After uncovering two methamphetamine labs in the past four months, the Anne Arundel County Police Department is beefing up its ability to dismantle the often dangerous sites where the drug is "cooked."
"We want to be out in front and not playing catch-up with meth if this becomes a bigger problem," said Lt. Glenn Shanahan, who heads the Police Department's narcotics unit. "We don't know if we'll be dealing with four or five labs a year, or if it will be more."
There have been six meth labs raided in Maryland this year - and two of these have been in Anne Arundel County, according to Ed Marcinko, a spokesman for the Baltimore office of the Drug Enforcement Administration. Four labs were busted in 2004.
Because of the hazardous nature of the chemicals used to manufacture methamphetamine, officers must wear oxygen tanks and protective gear, and test the air for explosive chemicals to determine whether the scene is safe.
"You can flick on a light switch, and the place can blow up," Marcinko said. Officers who have graduated from the DEA's Clandestine Laboratory Training in Quantico, Va., can safely assess the volatility of the labs, Marcinko said. The weeklong training course is paid for by the DEA. Officers who graduate from the school also receive about $2,000 worth of safety equipment, Marcinko said.
"With the onslaught of meth cases through the country, and since it is picking up in the state of Maryland, more and more law enforcement agents are obtaining this training," Marcinko said. Forty police officers and two fire officials are certified in Maryland, according to the DEA.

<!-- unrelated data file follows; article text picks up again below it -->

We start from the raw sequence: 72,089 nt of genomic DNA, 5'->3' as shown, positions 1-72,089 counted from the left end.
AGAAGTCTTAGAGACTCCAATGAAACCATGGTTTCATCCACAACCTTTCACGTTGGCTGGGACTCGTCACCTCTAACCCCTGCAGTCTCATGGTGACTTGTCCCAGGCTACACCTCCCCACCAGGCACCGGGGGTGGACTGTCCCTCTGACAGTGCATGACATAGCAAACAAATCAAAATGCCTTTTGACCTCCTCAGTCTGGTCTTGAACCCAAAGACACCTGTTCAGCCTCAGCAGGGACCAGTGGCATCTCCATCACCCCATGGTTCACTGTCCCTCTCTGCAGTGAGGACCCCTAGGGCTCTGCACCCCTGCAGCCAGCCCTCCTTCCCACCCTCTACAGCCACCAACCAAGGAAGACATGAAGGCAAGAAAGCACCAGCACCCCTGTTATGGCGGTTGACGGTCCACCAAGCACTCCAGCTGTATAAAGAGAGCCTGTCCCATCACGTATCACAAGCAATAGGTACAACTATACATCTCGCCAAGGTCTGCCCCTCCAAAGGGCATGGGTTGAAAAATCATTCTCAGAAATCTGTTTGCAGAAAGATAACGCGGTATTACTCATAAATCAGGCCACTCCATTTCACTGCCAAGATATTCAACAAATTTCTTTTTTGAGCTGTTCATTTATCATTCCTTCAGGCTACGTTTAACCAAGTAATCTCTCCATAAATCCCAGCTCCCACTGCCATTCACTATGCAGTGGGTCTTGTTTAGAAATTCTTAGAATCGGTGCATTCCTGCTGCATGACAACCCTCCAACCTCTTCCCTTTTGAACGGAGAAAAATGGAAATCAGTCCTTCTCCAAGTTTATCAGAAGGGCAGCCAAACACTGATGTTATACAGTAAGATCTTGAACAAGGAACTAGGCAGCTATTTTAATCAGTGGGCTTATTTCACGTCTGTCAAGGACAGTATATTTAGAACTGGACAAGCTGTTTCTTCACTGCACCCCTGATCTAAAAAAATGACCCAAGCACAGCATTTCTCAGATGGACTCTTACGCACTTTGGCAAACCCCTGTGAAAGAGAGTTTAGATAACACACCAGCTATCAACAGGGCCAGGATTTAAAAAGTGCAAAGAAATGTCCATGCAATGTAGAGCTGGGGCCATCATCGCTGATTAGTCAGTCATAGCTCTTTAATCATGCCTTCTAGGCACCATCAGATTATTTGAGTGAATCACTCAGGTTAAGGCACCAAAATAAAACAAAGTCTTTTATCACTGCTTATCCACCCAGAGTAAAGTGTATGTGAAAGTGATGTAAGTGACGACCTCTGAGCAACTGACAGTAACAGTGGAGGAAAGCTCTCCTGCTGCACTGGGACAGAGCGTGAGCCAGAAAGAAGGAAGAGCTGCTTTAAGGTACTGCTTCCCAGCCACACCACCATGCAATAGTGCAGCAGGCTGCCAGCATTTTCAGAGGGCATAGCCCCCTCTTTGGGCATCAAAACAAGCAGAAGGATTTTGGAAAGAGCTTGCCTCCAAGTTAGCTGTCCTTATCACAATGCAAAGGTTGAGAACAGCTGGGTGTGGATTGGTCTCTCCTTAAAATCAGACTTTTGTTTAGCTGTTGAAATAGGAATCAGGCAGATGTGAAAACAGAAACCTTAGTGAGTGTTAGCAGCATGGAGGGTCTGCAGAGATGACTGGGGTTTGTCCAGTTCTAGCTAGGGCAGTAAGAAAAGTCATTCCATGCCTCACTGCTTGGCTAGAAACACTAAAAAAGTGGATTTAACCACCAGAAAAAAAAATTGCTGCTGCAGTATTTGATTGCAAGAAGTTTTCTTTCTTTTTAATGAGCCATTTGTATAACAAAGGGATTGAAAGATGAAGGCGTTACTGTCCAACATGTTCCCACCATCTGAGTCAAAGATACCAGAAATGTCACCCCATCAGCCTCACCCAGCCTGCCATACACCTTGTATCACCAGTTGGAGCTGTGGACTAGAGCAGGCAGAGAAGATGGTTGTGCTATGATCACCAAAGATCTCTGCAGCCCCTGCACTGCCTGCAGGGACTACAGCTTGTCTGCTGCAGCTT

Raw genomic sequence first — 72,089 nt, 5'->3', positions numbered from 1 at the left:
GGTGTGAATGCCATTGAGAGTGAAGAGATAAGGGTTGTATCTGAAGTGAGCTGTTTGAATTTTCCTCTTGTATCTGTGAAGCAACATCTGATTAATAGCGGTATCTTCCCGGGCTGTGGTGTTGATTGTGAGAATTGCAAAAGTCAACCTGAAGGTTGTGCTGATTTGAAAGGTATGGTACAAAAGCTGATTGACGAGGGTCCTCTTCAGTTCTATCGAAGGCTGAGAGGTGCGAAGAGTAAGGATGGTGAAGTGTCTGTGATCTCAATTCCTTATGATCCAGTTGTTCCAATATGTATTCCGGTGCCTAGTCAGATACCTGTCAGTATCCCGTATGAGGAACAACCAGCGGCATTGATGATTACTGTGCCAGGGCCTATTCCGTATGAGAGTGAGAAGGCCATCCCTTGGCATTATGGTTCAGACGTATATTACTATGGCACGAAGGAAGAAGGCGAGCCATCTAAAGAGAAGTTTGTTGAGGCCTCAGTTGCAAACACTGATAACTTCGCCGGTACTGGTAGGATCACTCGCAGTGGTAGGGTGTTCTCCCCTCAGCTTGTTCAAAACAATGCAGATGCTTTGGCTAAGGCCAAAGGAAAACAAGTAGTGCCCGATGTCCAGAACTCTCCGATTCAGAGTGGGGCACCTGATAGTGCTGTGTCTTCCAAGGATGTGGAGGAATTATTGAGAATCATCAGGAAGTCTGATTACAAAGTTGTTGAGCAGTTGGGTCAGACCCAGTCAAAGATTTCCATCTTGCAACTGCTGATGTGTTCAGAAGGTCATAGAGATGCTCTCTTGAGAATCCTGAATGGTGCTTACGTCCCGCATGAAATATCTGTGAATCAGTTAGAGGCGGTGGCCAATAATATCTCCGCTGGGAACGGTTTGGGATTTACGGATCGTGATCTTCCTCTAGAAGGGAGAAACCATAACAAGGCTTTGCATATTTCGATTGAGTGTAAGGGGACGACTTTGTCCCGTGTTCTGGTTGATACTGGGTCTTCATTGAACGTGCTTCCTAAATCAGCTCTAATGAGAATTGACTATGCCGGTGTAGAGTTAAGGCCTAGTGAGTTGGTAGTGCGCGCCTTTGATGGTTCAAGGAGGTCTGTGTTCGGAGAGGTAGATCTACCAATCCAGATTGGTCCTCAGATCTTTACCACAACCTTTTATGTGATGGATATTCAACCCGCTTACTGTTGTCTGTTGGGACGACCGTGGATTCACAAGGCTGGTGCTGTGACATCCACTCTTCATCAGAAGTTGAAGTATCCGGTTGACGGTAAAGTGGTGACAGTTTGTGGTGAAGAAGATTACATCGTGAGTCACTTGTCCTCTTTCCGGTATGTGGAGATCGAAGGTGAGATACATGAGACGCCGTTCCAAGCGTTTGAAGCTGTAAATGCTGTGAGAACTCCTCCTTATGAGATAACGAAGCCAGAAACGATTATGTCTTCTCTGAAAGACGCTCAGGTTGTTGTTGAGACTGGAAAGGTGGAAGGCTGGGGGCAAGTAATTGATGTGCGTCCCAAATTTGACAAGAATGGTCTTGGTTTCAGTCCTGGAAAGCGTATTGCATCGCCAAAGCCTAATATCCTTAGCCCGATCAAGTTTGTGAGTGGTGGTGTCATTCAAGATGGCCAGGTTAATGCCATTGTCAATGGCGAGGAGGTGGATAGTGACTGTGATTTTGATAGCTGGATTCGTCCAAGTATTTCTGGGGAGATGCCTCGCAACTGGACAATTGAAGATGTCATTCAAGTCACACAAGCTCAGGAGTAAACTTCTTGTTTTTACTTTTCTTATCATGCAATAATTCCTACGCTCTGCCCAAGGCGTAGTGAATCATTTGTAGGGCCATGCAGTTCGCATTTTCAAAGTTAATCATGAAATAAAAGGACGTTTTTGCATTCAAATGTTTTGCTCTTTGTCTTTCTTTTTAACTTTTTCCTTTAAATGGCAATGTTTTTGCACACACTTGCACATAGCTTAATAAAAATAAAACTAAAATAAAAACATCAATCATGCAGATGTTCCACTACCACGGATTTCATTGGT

The most recent Maryland meth bust was last week, when officers in Anne Arundel County's Southern District arrested three people in connection with a meth lab in Lothian.
In August, a man was arrested on drug charges after a meth lab was found in a garage at a Severna Park home. These were the first two labs found in the county in the past 10 years, Shanahan said.
After the Severna Park arrest, Shanahan sent an officer to Quantico for the training. One Arundel officer already had been certified before the August bust, and a third is set to attend shortly. Shanahan said he hopes that ultimately his 30-member narcotics team will include four clandestine lab-certified officers.
Without trained officers, the county has to wait for DEA officers or certified officers from other jurisdictions to assess the scene before investigating.
"We don't want to have to wait to get [chemicals] out of the neighborhood," Shanahan said.
Methamphetamine has been in the national spotlight because of the devastating effect that the addiction has on some users and families, and the financial drain it has had on social services programs and police resources in Western and Midwestern states.
The sites where meth is manufactured can vary from "super labs," where large quantities are created, to the "mom and pop" operations.
In Lothian, police found evidence of a portable lab according to police documents. The equipment - including Pyrex bowls, a propane stand, breathing apparatus, goggles and funnels - was found in suitcases and bags, according to the documents.
"Meth is easy to make. It is cheap. It is the same high as cocaine, but it lasts longer," said Det. Ryan Fraiser, who attended the training in October and used those skills in dismantling the Lothian lab.
"It is one of those things where I'm glad our department has stepped up," Fraiser said. "We're trying to be proactive instead of reactive."